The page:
It has been many years since I have sat down and read a magic book from cover to cover in only a few days, but it just happened with Michael Perovich’s The Vernon Companion. The book arrived Saturday, I began reading that evening and finished the book this morning (Tuesday). I read it in fifty- to sixty-page binges and then finished with a push. My previous post documented my thoughts on design, organization and writing style, but I would like to follow up with comments on the content in the last section of the book.
In addition to the line art illustrations throughout the book (by Colin Fleming), there are eight pages of color photographs (11 images in total) that range from childhood images of Vernon and his brother Charles, to images of Vernon’s father and uncle, and then images of Vernon with contemporaries. The selection of images is interesting in that the early ones don’t necessarily connect with any particular stories and the latter ones are candid shots that reflect some characters in the stories. It seems to me that I have not seen any of these images before.
Back to the written content. About halfway through the book is a collection of stories and observations from friends of Vernon. Most of these are “related by” in that they are in Perovich’s voice, but a few are in the contributor’s words. I really enjoy Perovich’s writing style and, thankfully, the contributor voices mesh pretty well. There are additional stories “related by” others in other chapters as well and Perovich has done a wonderful job of tying them in where they best fit the discussion at hand.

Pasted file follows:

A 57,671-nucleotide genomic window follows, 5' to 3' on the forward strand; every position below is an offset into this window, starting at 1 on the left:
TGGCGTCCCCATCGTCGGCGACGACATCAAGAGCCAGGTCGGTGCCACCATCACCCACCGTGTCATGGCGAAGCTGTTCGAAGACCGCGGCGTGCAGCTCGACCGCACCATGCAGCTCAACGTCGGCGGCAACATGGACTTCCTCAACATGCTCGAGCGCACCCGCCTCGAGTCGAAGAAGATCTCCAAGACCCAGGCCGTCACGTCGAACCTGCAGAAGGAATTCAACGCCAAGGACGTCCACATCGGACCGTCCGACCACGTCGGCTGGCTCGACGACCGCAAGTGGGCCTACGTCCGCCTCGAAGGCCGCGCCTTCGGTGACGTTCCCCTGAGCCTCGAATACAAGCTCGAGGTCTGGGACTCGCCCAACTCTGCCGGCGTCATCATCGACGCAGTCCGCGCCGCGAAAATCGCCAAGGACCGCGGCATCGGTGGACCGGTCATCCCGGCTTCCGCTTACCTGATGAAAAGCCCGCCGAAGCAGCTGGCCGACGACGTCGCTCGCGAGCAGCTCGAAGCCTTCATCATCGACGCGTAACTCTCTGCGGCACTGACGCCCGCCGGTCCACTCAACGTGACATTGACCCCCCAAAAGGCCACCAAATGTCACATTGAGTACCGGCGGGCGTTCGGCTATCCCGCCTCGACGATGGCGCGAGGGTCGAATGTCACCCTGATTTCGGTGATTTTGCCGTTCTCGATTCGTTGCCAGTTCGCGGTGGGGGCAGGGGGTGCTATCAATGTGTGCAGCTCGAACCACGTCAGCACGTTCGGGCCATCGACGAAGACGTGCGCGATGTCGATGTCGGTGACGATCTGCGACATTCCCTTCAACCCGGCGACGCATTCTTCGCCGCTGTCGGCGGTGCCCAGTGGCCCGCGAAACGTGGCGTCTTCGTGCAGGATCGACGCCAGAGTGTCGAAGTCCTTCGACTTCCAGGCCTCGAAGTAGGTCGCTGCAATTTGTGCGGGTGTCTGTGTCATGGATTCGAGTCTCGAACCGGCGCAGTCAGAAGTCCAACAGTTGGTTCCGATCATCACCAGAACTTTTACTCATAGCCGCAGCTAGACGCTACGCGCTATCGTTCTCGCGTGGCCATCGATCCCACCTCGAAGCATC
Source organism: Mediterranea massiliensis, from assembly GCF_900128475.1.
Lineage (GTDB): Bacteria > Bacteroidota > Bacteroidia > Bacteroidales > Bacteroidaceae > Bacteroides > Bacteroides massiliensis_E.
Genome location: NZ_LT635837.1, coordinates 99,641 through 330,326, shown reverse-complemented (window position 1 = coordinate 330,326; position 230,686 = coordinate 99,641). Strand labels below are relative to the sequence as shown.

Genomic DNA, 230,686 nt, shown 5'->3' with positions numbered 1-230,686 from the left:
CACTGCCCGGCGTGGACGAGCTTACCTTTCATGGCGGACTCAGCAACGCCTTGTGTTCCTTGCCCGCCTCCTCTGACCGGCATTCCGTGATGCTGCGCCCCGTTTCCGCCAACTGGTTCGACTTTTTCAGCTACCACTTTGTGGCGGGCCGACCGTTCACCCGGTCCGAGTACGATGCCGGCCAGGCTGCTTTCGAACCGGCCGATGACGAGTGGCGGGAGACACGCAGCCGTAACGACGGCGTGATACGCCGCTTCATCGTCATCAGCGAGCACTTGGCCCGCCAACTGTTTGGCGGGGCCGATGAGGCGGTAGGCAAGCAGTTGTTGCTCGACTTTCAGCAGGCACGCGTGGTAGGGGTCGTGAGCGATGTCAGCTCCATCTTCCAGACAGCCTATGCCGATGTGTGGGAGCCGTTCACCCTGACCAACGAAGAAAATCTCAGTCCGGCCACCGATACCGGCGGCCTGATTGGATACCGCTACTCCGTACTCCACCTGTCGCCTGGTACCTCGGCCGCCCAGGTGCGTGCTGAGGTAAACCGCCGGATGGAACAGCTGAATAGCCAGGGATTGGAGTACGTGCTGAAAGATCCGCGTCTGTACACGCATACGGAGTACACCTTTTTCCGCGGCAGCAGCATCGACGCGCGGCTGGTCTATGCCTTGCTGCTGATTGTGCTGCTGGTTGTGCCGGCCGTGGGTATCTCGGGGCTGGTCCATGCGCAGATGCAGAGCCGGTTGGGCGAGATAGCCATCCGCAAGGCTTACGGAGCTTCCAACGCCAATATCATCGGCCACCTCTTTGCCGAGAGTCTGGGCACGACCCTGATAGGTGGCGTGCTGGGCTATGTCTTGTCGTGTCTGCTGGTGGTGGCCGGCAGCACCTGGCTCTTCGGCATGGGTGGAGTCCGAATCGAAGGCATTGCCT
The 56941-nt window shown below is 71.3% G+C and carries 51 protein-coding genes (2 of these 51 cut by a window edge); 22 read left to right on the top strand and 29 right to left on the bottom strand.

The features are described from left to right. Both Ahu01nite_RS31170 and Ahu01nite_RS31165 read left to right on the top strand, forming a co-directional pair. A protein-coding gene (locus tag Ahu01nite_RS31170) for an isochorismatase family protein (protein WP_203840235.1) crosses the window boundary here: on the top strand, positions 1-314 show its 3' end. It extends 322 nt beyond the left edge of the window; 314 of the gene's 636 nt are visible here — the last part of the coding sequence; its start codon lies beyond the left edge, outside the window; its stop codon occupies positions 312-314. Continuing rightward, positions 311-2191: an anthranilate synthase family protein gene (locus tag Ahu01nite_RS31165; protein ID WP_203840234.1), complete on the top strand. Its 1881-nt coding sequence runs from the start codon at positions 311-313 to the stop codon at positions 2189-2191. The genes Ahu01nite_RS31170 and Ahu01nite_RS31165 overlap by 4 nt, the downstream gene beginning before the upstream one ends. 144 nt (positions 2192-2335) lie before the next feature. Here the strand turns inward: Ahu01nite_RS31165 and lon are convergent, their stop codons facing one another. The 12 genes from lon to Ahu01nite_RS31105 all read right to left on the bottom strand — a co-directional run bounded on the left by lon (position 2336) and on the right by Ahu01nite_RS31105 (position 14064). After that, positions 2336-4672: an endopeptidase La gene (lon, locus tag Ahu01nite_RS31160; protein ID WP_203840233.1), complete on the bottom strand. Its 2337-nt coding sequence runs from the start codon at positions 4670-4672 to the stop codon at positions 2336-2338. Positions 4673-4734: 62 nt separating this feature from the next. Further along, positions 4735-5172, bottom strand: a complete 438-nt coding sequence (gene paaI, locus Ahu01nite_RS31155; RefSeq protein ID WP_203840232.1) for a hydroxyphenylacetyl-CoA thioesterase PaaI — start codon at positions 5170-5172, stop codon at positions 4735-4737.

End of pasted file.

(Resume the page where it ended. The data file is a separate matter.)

Looking back, Perovich has done a wonderful job of introducing the reader to aspects of Vernon (and early Magic Castle culture) that have not really been articulated in other sources. I admire the thoughtfulness of the approach as it is crafted to engage the reader in such a way that keeps the interest level high. A list of the chapter titles gives an idea of the approach: Introducing the Professor, The Grandfather Stories, Vernon and Company, Commentary, Observations, The Professor Himself, Stories and Observations by his Friends, The Raconteur, and The Urban Legends.
The final sixty-four pages consist of a series of appendices and an index that detail the physical experience of The Magic Castle as it was in the 1970s (I would have loved to see a floor plan and some photographs); an encapsulated history of Vernon described by the decade (this is a remarkably concise, while thorough overview of Vernon’s life); a chapter on “Vernon’s World” – those people (patrons, gamblers, magicians, etc.) who influenced him; a glossary of the “Magicians of The Magic Castle” (circa 1970-1980) who were significant parties in the culture enabled by The Magic Castle (founders and “family”). The book concludes with an Index of Names for easy reference (something we see too little of these days in magic books).
If I had to boil a characterization of this book down to one word, I would say, “Lore.” The author has provided a wonderful gift to the magic world – he has provided a glimpse into the people and culture surrounding Vernon which was enabled by The Magic Castle, its founders and habitués. While not a teaching book, there are many lessons to be learned. For those of us who never met Vernon and have never been to The Magic Castle, this book is the finest way to experience a time gone by: through the eyes of thoughtful observer and participant.
I truly enjoyed the ride and it gave me an appreciation for a place and time that have influenced (and will continue to influence) magicians for years to come…
Thanks to Micheal Perovich for sharing this with the world.